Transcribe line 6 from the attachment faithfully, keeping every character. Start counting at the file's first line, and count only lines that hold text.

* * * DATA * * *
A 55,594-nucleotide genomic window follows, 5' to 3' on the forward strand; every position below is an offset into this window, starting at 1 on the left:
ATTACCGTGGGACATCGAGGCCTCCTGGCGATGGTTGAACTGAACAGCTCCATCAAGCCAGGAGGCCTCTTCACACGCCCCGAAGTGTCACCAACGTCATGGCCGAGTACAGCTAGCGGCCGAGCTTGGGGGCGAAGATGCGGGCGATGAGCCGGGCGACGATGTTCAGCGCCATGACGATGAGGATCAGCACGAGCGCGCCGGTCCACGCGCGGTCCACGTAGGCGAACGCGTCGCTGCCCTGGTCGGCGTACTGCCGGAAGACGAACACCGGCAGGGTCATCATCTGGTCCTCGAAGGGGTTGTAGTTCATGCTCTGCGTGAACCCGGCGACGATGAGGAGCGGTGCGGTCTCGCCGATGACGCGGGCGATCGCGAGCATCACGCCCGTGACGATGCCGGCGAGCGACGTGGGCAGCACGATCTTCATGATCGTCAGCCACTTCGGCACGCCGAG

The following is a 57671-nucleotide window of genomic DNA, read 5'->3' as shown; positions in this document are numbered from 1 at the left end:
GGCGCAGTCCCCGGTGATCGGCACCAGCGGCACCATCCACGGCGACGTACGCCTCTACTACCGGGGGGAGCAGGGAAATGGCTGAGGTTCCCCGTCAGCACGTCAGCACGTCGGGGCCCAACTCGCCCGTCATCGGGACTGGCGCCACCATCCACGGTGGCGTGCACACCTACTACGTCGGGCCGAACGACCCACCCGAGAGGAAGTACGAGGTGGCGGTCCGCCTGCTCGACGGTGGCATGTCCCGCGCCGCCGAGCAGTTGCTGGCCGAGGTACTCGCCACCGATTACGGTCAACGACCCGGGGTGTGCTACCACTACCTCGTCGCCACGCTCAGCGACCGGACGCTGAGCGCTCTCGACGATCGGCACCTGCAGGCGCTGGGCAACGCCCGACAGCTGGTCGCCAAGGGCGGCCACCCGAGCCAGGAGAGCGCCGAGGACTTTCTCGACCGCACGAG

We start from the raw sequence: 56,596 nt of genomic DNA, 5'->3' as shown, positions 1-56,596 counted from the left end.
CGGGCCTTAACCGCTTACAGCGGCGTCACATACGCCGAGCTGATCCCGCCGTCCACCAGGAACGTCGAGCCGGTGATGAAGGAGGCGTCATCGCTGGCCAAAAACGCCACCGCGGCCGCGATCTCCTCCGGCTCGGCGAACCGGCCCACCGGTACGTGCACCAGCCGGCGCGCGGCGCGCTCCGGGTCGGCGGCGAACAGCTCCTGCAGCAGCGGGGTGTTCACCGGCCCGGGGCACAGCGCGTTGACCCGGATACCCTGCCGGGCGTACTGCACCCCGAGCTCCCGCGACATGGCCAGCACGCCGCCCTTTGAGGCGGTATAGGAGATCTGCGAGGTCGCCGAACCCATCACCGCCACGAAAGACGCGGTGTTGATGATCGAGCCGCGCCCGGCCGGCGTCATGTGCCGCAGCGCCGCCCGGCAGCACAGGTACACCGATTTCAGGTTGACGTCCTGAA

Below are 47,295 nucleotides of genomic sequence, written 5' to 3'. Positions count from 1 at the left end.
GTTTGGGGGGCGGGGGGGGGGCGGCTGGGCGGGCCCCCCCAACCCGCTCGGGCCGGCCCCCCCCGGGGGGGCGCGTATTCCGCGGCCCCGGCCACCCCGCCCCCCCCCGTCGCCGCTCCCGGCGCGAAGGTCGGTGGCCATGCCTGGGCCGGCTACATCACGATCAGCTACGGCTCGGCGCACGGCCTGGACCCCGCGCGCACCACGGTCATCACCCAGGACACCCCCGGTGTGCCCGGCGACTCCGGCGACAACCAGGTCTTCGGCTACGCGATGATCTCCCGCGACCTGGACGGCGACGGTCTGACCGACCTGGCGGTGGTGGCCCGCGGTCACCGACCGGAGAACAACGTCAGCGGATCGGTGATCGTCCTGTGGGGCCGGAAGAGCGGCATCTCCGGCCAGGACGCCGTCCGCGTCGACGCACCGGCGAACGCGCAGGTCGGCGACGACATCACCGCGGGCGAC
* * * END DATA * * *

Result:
CGGGCCTTAACCGCTTACAGCGGCGTCACATACGCCGAGCTGATCCCGCCGTCCACCAGGAACGTCGAGCCGGTGATGAAGGAGGCGTCATCGCTGGCCAAAAACGCCACCGCGGCCGCGATCTCCTCCGGCTCGGCGAACCGGCCCACCGGTACGTGCACCAGCCGGCGCGCGGCGCGCTCCGGGTCGGCGGCGAACAGCTCCTGCAGCAGCGGGGTGTTCACCGGCCCGGGGCACAGCGCGTTGACCCGGATACCCTGCCGGGCGTACTGCACCCCGAGCTCCCGCGACATGGCCAGCACGCCGCCCTTTGAGGCGGTATAGGAGATCTGCGAGGTCGCCGAACCCATCACCGCCACGAAAGACGCGGTGTTGATGATCGAGCCGCGCCCGGCCGGCGTCATGTGCCGCAGCGCCGCCCGGCAGCACAGGTACACCGATTTCAGGTTGACGTCCTGAA